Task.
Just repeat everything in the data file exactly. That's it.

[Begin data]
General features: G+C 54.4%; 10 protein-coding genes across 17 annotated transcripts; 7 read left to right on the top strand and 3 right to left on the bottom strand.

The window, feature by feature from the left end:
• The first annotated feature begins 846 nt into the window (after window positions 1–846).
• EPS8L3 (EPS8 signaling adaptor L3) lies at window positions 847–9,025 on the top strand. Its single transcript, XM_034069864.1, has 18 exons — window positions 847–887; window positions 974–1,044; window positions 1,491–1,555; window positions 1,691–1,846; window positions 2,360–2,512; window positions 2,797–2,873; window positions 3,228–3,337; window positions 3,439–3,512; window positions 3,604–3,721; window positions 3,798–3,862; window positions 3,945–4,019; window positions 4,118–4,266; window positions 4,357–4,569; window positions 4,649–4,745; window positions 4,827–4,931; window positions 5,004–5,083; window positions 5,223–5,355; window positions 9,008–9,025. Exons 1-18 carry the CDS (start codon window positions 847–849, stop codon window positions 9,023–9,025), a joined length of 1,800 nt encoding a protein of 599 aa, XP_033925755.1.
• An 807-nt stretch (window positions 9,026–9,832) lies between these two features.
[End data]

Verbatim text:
General features: G+C 54.4%; 10 protein-coding genes across 17 annotated transcripts; 7 read left to right on the top strand and 3 right to left on the bottom strand.

The window, feature by feature from the left end:
• The first annotated feature begins 846 nt into the window (after window positions 1–846).
• EPS8L3 (EPS8 signaling adaptor L3) lies at window positions 847–9,025 on the top strand. Its single transcript, XM_034069864.1, has 18 exons — window positions 847–887; window positions 974–1,044; window positions 1,491–1,555; window positions 1,691–1,846; window positions 2,360–2,512; window positions 2,797–2,873; window positions 3,228–3,337; window positions 3,439–3,512; window positions 3,604–3,721; window positions 3,798–3,862; window positions 3,945–4,019; window positions 4,118–4,266; window positions 4,357–4,569; window positions 4,649–4,745; window positions 4,827–4,931; window positions 5,004–5,083; window positions 5,223–5,355; window positions 9,008–9,025. Exons 1-18 carry the CDS (start codon window positions 847–849, stop codon window positions 9,023–9,025), a joined length of 1,800 nt encoding a protein of 599 aa, XP_033925755.1.
• An 807-nt stretch (window positions 9,026–9,832) lies between these two features.